Editor’s Note: This is the second of three articles summarizing highlights from the IASLC Award Lectureships presented during the 2023 World Conference on Lung Cancer. Find the first article here and look for the final article in the series in the coming weeks at ILCN.org.
Each year, the IASLC Lectureship Awards presentations during the World Conference on Lung Cancer feature renowned leaders in thoracic oncology, and this year was no exception. These awards recognize clinicians and investigators who have made significant contributions to the treatment of patients with lung cancer.
During WCLC 2023 in Singapore, these nine lectures took place during one dedicated plenary session on Sunday, September 10. Following is a summary of the highlights from three of the presentations. The session can also be viewed on-demand by registered attendees through December 31.
Return To Intended Oncologic Treatment
Jessica Donington, MD, Professor of Surgery and Chief of the Thoracic Surgery section at the University of Chicago, received the Robert J. Ginsberg Lectureship Award for Surgery. She prefaced her remarks with the reflection that spending 4 weeks as a visiting resident at Memorial Sloan Kettering Cancer Center under Dr. Ginsberg’s tutelage was a highlight of her training.
Dr. Donington said that the literature contains two definitions of “return to intended oncologic treatment after surgery” (RIOT), a concept first introduced in 2014 by a group of hepatic surgeons from MD Anderson. One is the number of days between surgery and the commencement of oncologic treatments. The second is the ratio of the number of patients for whom adjuvant therapy is recommended and those who complete it.
Dr. Donington noted with concern that recent lung cancer trials recorded significant patient attrition at each point in the treatment timeline. “Trial patients are healthy and motivated,” she said. “What does this attrition say about these therapies we’re using in our clinics?”
Surgeons can do more to promote the concept of RIOT as a quality metric within the profession, Dr. Donington said.
“We need to make RIOT a priority and track it in our databases and in our trials,” she said. “We must encourage our patients to complete their adjuvant therapies. Lung cancer is a systemic disease, and it takes more than good surgery to cure our patients.”
Radiation Oncology in Poland
Next, Rafal Dziadziuszko, MD, PhD, presented the James D. Cox Lectureship Award for Radiation Oncology. Dr. Dziadziuszko is head of the Department of Oncology and Radiotherapy at Medical University of Gdańsk, Poland.
Dr. Dziadziuszko began by summarizing the rapid improvements in radiation oncology seen in Poland in the past two decades. In 2005, the country contained 70 linear accelerators plus cobalt units (one for every 550,000 inhabitants) and treated approximately 40,000 patients per year. With only 28 radiotherapy centers, wait times were typically 1 to 2 months and reimbursement remained limited.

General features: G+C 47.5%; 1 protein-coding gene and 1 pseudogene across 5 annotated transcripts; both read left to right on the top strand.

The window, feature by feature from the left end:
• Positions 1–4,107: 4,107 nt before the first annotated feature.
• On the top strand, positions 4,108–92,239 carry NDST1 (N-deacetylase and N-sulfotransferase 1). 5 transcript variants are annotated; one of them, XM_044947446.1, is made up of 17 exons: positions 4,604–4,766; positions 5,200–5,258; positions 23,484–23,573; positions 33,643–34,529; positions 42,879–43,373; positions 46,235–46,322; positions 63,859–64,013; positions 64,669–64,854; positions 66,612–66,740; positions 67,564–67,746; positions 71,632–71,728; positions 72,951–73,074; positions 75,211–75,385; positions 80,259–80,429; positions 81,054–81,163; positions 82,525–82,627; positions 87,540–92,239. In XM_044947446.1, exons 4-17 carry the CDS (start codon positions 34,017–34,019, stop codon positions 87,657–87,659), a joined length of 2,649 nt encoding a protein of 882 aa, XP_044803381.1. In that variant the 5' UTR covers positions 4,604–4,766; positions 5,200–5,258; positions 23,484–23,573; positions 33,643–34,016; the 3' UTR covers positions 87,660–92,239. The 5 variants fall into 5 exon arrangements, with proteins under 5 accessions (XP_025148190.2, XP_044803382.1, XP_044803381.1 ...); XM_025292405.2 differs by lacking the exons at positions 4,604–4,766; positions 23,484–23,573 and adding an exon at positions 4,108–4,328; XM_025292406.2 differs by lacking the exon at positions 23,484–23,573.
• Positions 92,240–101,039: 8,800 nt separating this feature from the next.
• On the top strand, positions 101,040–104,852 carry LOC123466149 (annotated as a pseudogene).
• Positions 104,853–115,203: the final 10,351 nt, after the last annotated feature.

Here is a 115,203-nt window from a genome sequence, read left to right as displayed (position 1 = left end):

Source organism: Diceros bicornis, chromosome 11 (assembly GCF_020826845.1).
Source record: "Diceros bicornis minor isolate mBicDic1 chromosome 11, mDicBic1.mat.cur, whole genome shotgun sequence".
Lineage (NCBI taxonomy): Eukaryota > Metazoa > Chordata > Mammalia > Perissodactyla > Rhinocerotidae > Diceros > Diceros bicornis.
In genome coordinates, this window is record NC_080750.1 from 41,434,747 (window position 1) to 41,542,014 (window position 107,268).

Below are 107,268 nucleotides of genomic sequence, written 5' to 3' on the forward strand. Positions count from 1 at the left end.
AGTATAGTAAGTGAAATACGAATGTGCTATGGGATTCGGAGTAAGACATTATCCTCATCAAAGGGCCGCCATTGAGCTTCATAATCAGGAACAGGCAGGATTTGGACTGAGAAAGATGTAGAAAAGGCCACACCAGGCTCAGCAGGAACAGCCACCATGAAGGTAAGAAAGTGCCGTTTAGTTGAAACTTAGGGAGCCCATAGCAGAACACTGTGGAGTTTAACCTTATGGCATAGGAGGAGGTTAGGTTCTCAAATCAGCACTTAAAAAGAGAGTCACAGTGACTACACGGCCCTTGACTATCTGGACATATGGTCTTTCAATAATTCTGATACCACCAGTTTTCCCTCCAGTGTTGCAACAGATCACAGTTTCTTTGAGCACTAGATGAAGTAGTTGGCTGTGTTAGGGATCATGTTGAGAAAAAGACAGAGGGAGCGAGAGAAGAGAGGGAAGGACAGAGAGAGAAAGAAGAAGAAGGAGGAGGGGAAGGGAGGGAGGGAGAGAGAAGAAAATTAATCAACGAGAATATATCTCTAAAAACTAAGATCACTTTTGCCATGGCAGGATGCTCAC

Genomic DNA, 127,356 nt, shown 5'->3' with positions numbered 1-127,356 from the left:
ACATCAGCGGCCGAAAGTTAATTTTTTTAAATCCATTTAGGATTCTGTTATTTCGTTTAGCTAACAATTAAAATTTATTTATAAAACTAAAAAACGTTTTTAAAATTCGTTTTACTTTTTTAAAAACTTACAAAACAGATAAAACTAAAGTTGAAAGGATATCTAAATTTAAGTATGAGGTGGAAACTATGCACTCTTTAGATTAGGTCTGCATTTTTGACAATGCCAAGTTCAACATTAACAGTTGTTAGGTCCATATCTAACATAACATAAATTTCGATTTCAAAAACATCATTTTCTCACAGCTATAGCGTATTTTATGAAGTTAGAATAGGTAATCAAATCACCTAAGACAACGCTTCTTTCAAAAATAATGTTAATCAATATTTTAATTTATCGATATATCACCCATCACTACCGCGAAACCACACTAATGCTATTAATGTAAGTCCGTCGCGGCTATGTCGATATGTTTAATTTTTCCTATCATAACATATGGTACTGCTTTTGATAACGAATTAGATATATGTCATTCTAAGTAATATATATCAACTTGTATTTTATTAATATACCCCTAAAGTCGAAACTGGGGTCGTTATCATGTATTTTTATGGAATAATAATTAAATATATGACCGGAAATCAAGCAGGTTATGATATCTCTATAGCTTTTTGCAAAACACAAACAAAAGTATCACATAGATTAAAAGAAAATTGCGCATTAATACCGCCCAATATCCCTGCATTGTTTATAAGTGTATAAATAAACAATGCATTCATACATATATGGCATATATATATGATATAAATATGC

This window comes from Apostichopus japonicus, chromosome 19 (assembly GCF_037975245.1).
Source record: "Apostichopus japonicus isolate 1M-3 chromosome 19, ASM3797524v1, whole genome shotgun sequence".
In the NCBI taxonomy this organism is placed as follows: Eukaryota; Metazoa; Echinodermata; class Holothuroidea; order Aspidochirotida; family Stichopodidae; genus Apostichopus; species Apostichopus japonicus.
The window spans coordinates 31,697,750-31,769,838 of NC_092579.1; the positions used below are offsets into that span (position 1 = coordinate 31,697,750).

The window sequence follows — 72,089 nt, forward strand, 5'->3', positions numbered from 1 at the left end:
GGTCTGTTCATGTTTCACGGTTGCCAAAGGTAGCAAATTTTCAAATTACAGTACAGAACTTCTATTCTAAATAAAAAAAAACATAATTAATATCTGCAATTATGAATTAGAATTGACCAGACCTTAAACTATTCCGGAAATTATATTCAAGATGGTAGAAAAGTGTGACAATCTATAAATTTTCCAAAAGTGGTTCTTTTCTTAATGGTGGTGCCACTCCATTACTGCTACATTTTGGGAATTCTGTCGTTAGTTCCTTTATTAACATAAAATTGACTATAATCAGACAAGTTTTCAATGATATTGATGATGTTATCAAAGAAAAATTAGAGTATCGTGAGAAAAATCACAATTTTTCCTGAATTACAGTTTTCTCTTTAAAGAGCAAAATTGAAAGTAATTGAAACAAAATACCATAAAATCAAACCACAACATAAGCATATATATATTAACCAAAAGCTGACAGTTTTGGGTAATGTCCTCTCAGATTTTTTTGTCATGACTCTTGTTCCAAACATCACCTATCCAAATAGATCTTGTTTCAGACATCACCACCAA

In 2022, Poland contained 172 modern linear accelerators (one for every 220,000 inhabitants), operating across 52 centers, Dr. Dziadziuszko said. Approximately 100,000 patients were treated that year, and average wait times had decreased to 2 weeks. Reimbursement now reflects the costs of services. A comprehensive national training program for radiation oncologists and medical physicists has led to a three-fold increase in the number of specialists.
These improvements came about due to a country-wide initiative to improve radiation oncology that began in 2006, Dr. Dziadziuszko said. Improvements included developing a national radiation therapy equipment budget, as well as a comprehensive plan for building public radiation therapy infrastructure. The plan considered cancer incidence and the availability of systemic cancer treatments. It limited the distance between radiation oncology centers to a maximum distance of 60 kilometers, with centers with integrated cancer care receiving preference.
Biomarkers in Small Cell Lung Cancer
Next, Jie Wang, MD, Chair of the Chinese Academy of Medical Sciences and Chief Physician at Peking Union Medical College, Beijing, received the Heine H. Hansen Lectureship Award for Small Cell Lung Cancer (SCLC).
In the absence of biomarkers, SCLC has long been treated as a homogeneous disease without personalized treatment options, but that is changing.
Some promising potential biomarkers of SCLC are an area of active investigation, Dr. Wang said.
She explained that current molecular subtyping is based on transcriptomic sequencing. However, this is not yet a routine clinical application. Consistency of immunohistochemistry staining and RNA sequencing analysis for these subtype-related biomarkers need to be further investigated, she said.
Dr. Wang said the goal should be to establish a novel predictive model.
“Emerging molecular subtypes have distinct therapeutic vulnerabilities,” she said. “However, there are a great deal of challenges to the development of clinically feasible expression-based biomarkers and the necessary biomarker-driven clinical trials.”
Intratumoral heterogeneity and subtype switching during therapeutic progress are important contributors to resistance, Dr. Wang said, adding that combination therapeutic strategies are necessary.
“Blood‐based analysis may provide alternative opportunities to monitor the molecular phenotypes throughout the disease and to assess biomarkers of treatment response and prognosis,” she said.